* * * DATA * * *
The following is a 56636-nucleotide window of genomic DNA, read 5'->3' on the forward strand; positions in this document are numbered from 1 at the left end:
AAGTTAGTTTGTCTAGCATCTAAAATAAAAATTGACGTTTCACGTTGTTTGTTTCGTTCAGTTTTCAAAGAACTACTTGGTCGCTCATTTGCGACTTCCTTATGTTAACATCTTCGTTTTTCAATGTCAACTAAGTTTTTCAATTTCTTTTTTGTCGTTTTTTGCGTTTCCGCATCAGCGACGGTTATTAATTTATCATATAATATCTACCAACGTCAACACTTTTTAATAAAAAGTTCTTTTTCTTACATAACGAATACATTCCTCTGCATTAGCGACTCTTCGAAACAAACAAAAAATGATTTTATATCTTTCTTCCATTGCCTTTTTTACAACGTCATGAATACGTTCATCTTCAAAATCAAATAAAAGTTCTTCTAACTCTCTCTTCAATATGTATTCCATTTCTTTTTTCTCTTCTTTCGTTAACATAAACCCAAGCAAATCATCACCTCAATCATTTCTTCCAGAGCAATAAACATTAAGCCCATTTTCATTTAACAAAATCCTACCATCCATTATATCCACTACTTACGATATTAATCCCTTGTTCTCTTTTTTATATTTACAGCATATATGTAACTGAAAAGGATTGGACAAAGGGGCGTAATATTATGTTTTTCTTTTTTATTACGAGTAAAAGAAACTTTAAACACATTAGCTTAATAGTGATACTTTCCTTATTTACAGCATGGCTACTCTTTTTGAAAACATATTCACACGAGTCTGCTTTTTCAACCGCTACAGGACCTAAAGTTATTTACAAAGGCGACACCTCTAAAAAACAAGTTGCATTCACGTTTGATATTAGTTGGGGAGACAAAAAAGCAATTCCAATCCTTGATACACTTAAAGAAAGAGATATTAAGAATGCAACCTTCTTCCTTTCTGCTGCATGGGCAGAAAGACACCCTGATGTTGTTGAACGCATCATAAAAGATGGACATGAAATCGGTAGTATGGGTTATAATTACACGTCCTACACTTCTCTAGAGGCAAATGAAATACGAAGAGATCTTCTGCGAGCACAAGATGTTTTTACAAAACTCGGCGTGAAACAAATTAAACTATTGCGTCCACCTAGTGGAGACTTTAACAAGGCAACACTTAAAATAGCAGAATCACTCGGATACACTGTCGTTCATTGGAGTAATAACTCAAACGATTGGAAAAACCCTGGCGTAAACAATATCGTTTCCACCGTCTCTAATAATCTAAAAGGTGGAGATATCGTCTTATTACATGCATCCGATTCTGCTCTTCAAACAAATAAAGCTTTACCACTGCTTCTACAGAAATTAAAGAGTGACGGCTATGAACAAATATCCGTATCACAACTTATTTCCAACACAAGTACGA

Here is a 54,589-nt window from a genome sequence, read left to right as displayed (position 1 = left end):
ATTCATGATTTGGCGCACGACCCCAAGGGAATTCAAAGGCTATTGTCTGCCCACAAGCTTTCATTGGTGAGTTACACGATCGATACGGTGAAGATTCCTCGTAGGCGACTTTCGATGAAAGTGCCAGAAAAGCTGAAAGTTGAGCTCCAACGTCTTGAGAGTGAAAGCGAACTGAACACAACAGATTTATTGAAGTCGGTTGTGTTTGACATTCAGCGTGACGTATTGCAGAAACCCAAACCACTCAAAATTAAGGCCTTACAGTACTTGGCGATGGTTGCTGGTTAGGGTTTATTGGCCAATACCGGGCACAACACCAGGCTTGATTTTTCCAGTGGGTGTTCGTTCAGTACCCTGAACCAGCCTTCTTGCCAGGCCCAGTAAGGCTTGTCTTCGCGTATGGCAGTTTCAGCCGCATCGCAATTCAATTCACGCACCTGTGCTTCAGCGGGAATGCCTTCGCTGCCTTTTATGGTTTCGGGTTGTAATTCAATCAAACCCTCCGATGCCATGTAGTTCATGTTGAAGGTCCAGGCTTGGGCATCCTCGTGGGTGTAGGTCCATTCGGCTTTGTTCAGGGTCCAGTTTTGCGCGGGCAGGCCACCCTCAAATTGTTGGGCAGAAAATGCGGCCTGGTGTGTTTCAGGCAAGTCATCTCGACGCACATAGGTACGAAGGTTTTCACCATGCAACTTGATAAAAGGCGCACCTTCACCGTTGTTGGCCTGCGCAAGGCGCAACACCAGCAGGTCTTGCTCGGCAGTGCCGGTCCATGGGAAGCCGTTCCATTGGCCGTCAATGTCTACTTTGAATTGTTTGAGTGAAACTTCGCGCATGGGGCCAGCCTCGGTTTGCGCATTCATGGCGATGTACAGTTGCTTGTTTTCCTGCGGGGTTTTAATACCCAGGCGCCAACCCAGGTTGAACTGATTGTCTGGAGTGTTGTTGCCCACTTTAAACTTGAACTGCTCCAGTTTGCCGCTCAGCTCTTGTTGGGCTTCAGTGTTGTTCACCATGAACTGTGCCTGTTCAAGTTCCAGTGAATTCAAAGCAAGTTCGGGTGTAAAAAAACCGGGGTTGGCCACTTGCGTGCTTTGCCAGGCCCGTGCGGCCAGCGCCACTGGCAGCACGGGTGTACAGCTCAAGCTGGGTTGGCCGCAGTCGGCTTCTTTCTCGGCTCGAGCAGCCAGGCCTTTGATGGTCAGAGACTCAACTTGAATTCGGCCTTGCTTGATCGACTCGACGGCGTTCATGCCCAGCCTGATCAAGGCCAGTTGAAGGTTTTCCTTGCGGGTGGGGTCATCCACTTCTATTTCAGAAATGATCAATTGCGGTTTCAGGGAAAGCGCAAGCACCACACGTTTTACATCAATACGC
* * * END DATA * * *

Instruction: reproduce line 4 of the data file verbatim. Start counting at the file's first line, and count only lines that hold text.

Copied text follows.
ATTCATGATTTGGCGCACGACCCCAAGGGAATTCAAAGGCTATTGTCTGCCCACAAGCTTTCATTGGTGAGTTACACGATCGATACGGTGAAGATTCCTCGTAGGCGACTTTCGATGAAAGTGCCAGAAAAGCTGAAAGTTGAGCTCCAACGTCTTGAGAGTGAAAGCGAACTGAACACAACAGATTTATTGAAGTCGGTTGTGTTTGACATTCAGCGTGACGTATTGCAGAAACCCAAACCACTCAAAATTAAGGCCTTACAGTACTTGGCGATGGTTGCTGGTTAGGGTTTATTGGCCAATACCGGGCACAACACCAGGCTTGATTTTTCCAGTGGGTGTTCGTTCAGTACCCTGAACCAGCCTTCTTGCCAGGCCCAGTAAGGCTTGTCTTCGCGTATGGCAGTTTCAGCCGCATCGCAATTCAATTCACGCACCTGTGCTTCAGCGGGAATGCCTTCGCTGCCTTTTATGGTTTCGGGTTGTAATTCAATCAAACCCTCCGATGCCATGTAGTTCATGTTGAAGGTCCAGGCTTGGGCATCCTCGTGGGTGTAGGTCCATTCGGCTTTGTTCAGGGTCCAGTTTTGCGCGGGCAGGCCACCCTCAAATTGTTGGGCAGAAAATGCGGCCTGGTGTGTTTCAGGCAAGTCATCTCGACGCACATAGGTACGAAGGTTTTCACCATGCAACTTGATAAAAGGCGCACCTTCACCGTTGTTGGCCTGCGCAAGGCGCAACACCAGCAGGTCTTGCTCGGCAGTGCCGGTCCATGGGAAGCCGTTCCATTGGCCGTCAATGTCTACTTTGAATTGTTTGAGTGAAACTTCGCGCATGGGGCCAGCCTCGGTTTGCGCATTCATGGCGATGTACAGTTGCTTGTTTTCCTGCGGGGTTTTAATACCCAGGCGCCAACCCAGGTTGAACTGATTGTCTGGAGTGTTGTTGCCCACTTTAAACTTGAACTGCTCCAGTTTGCCGCTCAGCTCTTGTTGGGCTTCAGTGTTGTTCACCATGAACTGTGCCTGTTCAAGTTCCAGTGAATTCAAAGCAAGTTCGGGTGTAAAAAAACCGGGGTTGGCCACTTGCGTGCTTTGCCAGGCCCGTGCGGCCAGCGCCACTGGCAGCACGGGTGTACAGCTCAAGCTGGGTTGGCCGCAGTCGGCTTCTTTCTCGGCTCGAGCAGCCAGGCCTTTGATGGTCAGAGACTCAACTTGAATTCGGCCTTGCTTGATCGACTCGACGGCGTTCATGCCCAGCCTGATCAAGGCCAGTTGAAGGTTTTCCTTGCGGGTGGGGTCATCCACTTCTATTTCAGAAATGATCAATTGCGGTTTCAGGGAAAGCGCAAGCACCACACGTTTTACATCAATACGC